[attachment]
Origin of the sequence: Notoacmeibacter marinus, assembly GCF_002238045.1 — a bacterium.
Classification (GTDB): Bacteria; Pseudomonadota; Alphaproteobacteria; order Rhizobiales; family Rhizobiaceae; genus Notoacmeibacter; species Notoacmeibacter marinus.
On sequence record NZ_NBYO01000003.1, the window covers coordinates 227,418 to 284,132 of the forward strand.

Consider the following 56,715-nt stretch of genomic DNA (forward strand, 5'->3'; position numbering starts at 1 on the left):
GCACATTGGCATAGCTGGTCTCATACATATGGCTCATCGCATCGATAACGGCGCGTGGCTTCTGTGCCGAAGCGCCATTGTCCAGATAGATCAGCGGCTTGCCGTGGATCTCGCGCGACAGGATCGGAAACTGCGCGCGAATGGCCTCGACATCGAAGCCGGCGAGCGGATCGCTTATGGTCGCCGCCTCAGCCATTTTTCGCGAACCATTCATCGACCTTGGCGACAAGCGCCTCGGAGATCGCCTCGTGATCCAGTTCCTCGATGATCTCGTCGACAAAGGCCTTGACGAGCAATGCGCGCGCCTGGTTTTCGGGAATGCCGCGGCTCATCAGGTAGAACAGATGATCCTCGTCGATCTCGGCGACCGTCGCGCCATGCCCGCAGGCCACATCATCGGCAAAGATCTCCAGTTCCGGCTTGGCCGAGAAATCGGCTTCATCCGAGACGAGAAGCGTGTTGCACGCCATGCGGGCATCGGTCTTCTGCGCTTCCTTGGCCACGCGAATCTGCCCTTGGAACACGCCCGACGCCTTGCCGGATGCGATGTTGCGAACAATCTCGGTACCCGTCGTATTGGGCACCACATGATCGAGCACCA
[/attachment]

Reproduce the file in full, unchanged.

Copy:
Origin of the sequence: Notoacmeibacter marinus, assembly GCF_002238045.1 — a bacterium.
Classification (GTDB): Bacteria; Pseudomonadota; Alphaproteobacteria; order Rhizobiales; family Rhizobiaceae; genus Notoacmeibacter; species Notoacmeibacter marinus.
On sequence record NZ_NBYO01000003.1, the window covers coordinates 227,418 to 284,132 of the forward strand.

Consider the following 56,715-nt stretch of genomic DNA (forward strand, 5'->3'; position numbering starts at 1 on the left):
GCACATTGGCATAGCTGGTCTCATACATATGGCTCATCGCATCGATAACGGCGCGTGGCTTCTGTGCCGAAGCGCCATTGTCCAGATAGATCAGCGGCTTGCCGTGGATCTCGCGCGACAGGATCGGAAACTGCGCGCGAATGGCCTCGACATCGAAGCCGGCGAGCGGATCGCTTATGGTCGCCGCCTCAGCCATTTTTCGCGAACCATTCATCGACCTTGGCGACAAGCGCCTCGGAGATCGCCTCGTGATCCAGTTCCTCGATGATCTCGTCGACAAAGGCCTTGACGAGCAATGCGCGCGCCTGGTTTTCGGGAATGCCGCGGCTCATCAGGTAGAACAGATGATCCTCGTCGATCTCGGCGACCGTCGCGCCATGCCCGCAGGCCACATCATCGGCAAAGATCTCCAGTTCCGGCTTGGCCGAGAAATCGGCTTCATCCGAGACGAGAAGCGTGTTGCACGCCATGCGGGCATCGGTCTTCTGCGCTTCCTTGGCCACGCGAATCTGCCCTTGGAACACGCCCGACGCCTTGCCGGATGCGATGTTGCGAACAATCTCGGTACCCGTCGTATTGGGCACCACATGATCGAGCACCA